Lately I've been writing about the issue of scarcity thinking in nonprofits and how a focus on limitations and barriers seems to hold back many organizations. Now I see that Garr Reynolds of Presentation Zen has written an excellent post on the value of limitations that I think is very applicable to nonprofits. In it, Garr argues that the rest of us have a thing or two to learn about limitations from design professionals:
"Using creativity and skill to solve a problem or design a message among a plethora of restrictions from the client, from the boss, etc. is old hat to designers. They live it. Daily. However, for the millions of non-designers with access to powerful design tools, the power and importance of constraints and limitations is not well understood. . .
What we can learn from professional designers is that (1) constrains and limitations are a powerful ally not an enemy, and (2) creating our own self-imposed constraints, limitations, and parameters is often fundamental to good, creative work."
Personally I find this advice hard to swallow at times, especially when I'm in the middle of writing a grant (as I am now) and I'm forced to comply with the requirements of the funders in putting the proposal together. I'd love to see the information they put in the RFP as design constraints that will encourage my creativity. Unfortunately I tend to see them as straitjackets and handcuffs.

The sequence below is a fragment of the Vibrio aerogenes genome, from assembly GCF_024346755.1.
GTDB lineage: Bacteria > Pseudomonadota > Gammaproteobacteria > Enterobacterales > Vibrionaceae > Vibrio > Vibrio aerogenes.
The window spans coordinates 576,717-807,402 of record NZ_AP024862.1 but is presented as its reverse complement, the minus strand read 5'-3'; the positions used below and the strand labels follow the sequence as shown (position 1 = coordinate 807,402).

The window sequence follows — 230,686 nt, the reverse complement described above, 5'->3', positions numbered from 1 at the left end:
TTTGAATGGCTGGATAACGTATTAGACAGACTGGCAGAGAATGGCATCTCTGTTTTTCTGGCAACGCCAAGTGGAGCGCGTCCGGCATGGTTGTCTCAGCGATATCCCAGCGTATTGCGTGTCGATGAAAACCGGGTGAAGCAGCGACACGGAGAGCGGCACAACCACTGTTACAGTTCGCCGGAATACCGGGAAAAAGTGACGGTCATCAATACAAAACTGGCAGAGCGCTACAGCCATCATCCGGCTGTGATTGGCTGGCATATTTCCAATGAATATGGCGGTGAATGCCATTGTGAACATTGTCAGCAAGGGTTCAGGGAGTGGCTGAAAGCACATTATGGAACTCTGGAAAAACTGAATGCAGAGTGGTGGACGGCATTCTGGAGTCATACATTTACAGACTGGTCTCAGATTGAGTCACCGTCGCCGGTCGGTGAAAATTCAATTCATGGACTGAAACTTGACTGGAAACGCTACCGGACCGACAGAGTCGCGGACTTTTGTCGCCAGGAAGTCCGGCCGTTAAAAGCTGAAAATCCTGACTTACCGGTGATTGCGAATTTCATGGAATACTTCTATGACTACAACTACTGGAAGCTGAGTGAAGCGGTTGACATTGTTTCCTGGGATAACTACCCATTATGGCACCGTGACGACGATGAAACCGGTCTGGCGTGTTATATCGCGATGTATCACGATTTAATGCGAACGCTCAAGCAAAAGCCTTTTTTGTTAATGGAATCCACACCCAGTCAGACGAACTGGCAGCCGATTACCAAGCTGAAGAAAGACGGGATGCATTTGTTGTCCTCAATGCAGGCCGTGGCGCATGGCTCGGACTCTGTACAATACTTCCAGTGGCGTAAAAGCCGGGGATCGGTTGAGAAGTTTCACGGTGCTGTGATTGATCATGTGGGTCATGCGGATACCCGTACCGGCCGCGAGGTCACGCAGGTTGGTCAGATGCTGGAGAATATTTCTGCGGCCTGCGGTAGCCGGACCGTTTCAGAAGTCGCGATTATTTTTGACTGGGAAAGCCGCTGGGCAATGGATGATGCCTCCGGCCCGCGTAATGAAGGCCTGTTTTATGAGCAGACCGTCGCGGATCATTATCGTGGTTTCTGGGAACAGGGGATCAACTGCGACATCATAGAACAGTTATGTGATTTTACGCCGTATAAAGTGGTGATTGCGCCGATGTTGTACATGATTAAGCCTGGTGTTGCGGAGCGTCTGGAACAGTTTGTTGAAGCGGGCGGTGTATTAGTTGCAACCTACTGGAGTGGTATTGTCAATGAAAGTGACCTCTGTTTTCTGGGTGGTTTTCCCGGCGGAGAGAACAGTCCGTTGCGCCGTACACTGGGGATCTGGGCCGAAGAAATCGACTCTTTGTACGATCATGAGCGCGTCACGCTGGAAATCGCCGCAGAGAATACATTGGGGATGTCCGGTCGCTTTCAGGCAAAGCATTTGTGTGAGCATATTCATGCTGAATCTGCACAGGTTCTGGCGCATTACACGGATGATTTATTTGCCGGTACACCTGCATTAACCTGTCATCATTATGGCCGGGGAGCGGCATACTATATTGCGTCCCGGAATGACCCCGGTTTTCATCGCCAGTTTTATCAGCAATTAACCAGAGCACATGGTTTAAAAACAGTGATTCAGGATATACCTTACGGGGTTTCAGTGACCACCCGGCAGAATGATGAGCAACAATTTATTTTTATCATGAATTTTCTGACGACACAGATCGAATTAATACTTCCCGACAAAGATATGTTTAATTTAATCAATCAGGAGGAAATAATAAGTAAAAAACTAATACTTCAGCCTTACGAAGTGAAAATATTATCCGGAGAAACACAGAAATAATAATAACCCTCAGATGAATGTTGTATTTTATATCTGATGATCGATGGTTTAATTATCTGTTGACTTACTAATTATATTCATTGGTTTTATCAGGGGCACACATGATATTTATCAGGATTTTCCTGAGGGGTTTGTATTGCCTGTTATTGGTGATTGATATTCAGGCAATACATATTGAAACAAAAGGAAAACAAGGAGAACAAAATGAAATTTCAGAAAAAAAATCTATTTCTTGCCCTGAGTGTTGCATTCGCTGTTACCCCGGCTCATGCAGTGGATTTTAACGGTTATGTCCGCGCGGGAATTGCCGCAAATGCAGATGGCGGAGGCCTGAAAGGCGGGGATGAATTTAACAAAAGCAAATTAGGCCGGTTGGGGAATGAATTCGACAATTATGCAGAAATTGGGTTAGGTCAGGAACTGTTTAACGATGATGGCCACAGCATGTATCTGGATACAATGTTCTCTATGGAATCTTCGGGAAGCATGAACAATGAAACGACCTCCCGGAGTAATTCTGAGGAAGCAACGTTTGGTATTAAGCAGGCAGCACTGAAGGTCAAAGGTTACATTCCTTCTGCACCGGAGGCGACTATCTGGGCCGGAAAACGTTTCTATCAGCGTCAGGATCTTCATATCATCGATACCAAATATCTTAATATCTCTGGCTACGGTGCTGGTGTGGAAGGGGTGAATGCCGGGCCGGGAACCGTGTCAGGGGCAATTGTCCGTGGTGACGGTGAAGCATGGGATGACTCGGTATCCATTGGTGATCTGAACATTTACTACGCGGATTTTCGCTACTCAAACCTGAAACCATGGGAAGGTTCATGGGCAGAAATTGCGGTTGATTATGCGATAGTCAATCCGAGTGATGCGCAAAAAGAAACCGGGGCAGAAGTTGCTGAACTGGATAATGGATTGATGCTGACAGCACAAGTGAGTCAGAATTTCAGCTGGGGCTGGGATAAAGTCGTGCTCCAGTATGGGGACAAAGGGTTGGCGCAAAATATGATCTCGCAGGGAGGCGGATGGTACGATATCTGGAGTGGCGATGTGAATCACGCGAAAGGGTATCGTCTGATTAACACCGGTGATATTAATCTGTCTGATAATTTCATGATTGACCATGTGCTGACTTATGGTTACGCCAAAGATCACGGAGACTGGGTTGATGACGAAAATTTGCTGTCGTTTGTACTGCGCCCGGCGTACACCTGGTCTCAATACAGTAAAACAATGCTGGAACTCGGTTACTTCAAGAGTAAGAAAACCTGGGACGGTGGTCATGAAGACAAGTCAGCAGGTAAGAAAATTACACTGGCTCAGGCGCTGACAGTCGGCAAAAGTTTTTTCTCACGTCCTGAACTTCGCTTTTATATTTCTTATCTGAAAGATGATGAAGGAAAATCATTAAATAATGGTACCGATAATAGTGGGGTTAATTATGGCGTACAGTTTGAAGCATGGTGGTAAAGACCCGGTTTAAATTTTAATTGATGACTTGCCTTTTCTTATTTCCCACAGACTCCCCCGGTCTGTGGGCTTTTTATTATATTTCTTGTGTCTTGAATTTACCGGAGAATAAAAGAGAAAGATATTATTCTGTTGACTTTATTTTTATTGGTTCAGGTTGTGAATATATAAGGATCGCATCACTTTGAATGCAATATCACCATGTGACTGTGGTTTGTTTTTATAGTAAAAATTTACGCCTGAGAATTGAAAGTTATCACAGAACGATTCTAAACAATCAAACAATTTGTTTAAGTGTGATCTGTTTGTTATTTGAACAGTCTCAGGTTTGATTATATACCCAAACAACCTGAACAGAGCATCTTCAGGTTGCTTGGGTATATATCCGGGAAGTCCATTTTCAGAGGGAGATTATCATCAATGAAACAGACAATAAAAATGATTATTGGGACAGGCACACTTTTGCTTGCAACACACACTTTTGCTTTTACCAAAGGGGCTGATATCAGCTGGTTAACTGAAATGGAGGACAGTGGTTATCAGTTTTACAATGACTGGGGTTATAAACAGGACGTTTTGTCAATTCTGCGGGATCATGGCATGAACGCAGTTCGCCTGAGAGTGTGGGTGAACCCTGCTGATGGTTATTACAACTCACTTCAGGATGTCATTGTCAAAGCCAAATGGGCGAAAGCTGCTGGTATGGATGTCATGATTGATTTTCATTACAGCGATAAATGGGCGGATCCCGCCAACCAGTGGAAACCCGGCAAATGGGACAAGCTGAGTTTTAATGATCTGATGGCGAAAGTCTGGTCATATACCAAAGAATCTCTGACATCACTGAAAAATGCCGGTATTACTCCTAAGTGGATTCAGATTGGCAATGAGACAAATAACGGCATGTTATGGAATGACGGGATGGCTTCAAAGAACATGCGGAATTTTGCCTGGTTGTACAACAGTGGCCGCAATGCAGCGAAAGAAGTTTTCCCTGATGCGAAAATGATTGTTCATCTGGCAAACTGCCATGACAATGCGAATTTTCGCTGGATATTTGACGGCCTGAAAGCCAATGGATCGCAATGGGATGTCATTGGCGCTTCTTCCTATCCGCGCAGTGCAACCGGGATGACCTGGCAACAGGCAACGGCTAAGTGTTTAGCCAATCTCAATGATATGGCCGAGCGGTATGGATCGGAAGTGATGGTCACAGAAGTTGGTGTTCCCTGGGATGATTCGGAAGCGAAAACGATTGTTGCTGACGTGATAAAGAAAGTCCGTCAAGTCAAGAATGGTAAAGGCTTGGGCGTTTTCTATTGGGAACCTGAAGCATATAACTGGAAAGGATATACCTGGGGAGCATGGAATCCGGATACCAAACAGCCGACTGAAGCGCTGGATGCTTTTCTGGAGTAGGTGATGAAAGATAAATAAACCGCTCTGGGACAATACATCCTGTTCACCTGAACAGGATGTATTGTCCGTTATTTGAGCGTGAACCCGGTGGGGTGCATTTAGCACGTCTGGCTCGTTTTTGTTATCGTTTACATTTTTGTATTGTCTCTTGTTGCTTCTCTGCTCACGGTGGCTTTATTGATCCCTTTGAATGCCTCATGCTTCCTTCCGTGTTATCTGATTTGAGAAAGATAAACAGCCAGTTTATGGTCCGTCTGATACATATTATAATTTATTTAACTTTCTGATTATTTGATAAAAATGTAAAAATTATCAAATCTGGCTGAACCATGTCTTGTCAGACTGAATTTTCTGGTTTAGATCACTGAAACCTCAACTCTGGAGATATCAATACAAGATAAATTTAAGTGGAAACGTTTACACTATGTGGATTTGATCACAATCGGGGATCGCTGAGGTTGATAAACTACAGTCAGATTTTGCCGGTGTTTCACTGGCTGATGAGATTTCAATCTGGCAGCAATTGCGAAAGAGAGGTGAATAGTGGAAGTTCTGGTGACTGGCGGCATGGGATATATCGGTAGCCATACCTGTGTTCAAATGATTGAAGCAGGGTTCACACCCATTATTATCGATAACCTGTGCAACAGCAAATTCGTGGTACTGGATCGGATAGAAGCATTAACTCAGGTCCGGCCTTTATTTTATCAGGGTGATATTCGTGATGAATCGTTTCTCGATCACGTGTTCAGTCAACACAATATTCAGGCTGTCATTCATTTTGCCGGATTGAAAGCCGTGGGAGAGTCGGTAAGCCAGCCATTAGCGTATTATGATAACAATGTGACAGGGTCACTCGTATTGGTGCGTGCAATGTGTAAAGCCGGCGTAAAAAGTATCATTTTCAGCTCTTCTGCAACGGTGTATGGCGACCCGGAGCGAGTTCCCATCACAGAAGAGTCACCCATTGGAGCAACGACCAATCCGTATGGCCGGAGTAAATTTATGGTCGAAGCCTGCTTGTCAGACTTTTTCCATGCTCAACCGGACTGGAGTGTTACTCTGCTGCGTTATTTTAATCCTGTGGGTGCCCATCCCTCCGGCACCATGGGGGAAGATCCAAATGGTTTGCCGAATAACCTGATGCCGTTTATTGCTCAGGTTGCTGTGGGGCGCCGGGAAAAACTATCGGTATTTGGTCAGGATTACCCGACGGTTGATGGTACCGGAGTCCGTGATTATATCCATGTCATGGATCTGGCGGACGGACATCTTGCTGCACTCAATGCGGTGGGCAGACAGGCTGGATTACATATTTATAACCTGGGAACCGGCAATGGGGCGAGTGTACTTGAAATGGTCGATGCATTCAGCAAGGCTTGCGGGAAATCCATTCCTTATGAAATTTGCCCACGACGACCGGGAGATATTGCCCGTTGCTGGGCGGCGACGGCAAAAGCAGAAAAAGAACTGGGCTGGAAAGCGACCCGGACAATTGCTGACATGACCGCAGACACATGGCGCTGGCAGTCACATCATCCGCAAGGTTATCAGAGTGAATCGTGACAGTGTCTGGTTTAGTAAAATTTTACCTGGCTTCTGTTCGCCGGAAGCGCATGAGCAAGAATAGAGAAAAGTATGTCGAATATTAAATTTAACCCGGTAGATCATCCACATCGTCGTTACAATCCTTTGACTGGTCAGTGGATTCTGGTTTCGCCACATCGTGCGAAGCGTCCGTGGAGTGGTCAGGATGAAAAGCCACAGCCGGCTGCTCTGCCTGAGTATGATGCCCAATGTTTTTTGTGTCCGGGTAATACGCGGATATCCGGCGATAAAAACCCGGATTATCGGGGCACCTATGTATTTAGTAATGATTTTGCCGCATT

Interestingly, it doesn't bother me that the funding is often not enough for the outcomes they are seeking. What bothers me is that there's a tendency on the part of the funders to put needless constraints on the solution you can devise to achieve their outcomes. They basically behave as though they've already identified the solution and are just looking for someone who can implement it most efficiently for them. I'm dying for the RFP that says "Here's the money we have, here's a basic idea of what we'd like to accomplish. Now give us your ideas--let your creativity go." But I don't think that will be happening anytime soon, at least not in the world where I'm operating.
Regardless, I do find that thinking more like a designer who sees constraints as creative challenges can be more freeing. At the very least, that approach challenges me to challenge myself, rather than giving up in despair. It also forces me to look at things differently because I'm not so bound up in the limitations. Not that I'm always able to come up with a creative solution, but at least I'm in a better mood about the work.
On a side note--Yes, I know I should have done some blogtipping now that it's the first of the month, but I don't think that will happen until the weekend when I'm finally finished with the mountain of work on my desk.